|DENNIS, RACHEL - Purdue University|
|Cheng, Heng Wei|
Submitted to: Poultry Science
Publication Type: Peer Reviewed Journal
Publication Acceptance Date: 5/6/2011
Publication Date: 11/1/2011
Citation: Dennis, R.L., Cheng, H. 2011. The dopaminergic system and aggression in laying hens. Poultry Science. 90:2440-2448.
Interpretive Summary: Aggression and cannibalistic pecking in laying hens presents a serious welfare concern for the hens as well as an economic hardship to the producer. Currently the detrimental and harmful effects of these behaviors are lessened through beak trimming, a practice that also has the potential to cause pain and reduce animal well-being. Breeders are attempting to breed hens with reduced pecking behaviors; however, due to a limited understanding of the genetic mechanisms mediating aggression they have met with limited success. This study was designed to better understand the heritable differences in neurochemical mediation of aggression between high and low aggressive strains of laying hens. Our data show evidence of heritable differences in neurotransmitter regulation of aggression in chickens. The data from the present study can be used by breeders, producers in management practices and other scientists when planning or interpreting their studies.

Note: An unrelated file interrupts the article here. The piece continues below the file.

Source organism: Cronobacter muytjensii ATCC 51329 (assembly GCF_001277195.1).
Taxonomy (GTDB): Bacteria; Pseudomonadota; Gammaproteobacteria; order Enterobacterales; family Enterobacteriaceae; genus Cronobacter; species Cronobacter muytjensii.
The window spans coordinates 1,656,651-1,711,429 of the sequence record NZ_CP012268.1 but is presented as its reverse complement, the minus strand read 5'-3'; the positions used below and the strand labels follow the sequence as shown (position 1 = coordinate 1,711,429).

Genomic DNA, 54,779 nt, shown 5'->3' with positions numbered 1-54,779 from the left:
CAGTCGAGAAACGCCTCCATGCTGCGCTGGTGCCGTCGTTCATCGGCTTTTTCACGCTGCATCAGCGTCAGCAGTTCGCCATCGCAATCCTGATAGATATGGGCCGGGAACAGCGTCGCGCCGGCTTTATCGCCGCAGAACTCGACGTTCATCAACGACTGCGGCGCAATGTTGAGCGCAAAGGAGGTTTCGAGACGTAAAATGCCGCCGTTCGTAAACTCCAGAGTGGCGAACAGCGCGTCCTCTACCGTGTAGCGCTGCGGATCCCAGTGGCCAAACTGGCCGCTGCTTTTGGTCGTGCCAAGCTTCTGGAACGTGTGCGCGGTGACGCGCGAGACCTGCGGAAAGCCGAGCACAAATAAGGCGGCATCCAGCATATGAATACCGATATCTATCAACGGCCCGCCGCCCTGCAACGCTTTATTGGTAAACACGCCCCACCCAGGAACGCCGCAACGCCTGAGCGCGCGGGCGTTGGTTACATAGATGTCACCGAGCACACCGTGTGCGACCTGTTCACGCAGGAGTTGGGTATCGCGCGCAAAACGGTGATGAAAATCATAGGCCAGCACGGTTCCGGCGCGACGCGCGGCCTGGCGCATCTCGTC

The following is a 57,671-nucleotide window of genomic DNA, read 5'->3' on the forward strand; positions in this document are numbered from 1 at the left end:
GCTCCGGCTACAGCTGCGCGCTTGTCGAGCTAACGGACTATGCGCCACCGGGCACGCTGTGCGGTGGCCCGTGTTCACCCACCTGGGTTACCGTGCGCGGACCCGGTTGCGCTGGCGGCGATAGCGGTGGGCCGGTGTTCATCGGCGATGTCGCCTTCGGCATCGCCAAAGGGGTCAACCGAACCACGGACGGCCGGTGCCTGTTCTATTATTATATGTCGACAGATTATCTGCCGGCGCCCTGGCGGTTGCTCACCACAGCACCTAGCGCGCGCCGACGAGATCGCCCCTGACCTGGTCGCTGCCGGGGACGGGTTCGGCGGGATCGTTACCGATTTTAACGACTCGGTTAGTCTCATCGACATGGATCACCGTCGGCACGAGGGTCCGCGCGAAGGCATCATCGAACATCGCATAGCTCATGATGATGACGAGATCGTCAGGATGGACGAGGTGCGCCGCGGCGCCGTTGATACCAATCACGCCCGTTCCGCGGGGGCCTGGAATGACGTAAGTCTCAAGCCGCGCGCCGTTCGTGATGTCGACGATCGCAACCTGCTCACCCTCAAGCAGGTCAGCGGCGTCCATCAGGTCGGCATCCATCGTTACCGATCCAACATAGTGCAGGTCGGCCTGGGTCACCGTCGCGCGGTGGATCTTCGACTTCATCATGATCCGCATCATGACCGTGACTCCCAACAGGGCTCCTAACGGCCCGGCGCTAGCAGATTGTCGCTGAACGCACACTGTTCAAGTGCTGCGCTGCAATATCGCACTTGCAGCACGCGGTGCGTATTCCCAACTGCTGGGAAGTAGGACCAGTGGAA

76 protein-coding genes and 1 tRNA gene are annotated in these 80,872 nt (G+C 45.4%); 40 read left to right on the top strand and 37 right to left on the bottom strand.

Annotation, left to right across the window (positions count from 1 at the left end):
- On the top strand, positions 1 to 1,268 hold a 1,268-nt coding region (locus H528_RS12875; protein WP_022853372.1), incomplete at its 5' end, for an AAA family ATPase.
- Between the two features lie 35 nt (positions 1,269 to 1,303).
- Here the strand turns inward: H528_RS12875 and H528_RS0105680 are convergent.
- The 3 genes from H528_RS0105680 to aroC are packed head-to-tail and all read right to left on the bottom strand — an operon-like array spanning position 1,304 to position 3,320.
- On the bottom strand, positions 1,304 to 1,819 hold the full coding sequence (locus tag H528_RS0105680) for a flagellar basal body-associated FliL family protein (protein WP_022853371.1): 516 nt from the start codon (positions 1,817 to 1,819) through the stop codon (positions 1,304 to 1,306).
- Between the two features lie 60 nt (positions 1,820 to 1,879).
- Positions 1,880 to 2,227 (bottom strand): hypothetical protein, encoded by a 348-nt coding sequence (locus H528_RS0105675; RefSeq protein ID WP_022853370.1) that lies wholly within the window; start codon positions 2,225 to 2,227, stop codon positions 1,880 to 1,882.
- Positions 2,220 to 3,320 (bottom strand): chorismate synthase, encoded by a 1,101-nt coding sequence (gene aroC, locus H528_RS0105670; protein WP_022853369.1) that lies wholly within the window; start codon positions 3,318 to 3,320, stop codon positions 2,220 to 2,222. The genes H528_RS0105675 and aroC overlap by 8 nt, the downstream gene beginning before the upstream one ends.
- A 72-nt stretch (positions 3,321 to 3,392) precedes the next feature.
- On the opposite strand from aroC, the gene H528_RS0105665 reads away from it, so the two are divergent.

Technical Abstract: Aggression and pecking behavior in laying hens is a serious concern to the production and well-being of the hens. Current breeding programs attempt to reduce aggression in hens without altering production have had limited success. Improved understanding of the neural mediation of aggression, will better allow for more efficient breeding of layer hens through selection against aggressive behaviors. In the present study we investigated the effects of antagonism of serotonin (5-HT) 1A and 1B and dopamine (DA) D1 and D2 receptors on aggressive behaviors and central neurotransmitter response in dominant hens of high (DXL and LGPS) and low aggressive (HGPS) strains. Aggression was decreased and hypothalamic 5-HT and epinephrine were elevated in hens from all strains treated with D2 receptor antagonist (P<0.05). Antagonism of the D1, 5-HT1A, and 5-HT1B receptors elicited different behavioral and neurotransmitter responses based on the aggressive phenotype of the genetic strain. Aggressive strains DXL and LGPS decreased aggressiveness following antagonism of the D1 receptor (P<0.05). Antagonism of 5-HT1A receptor increased aggressiveness in DXL strain only (P<0.05), while 5-HT1B receptor antagonism caused a decrease in aggressiveness in the low aggressive HGPS strain (P<0.05). Our data provide evidence of heritable differences in dopaminergic and serotonergic mediation of aggression in chickens.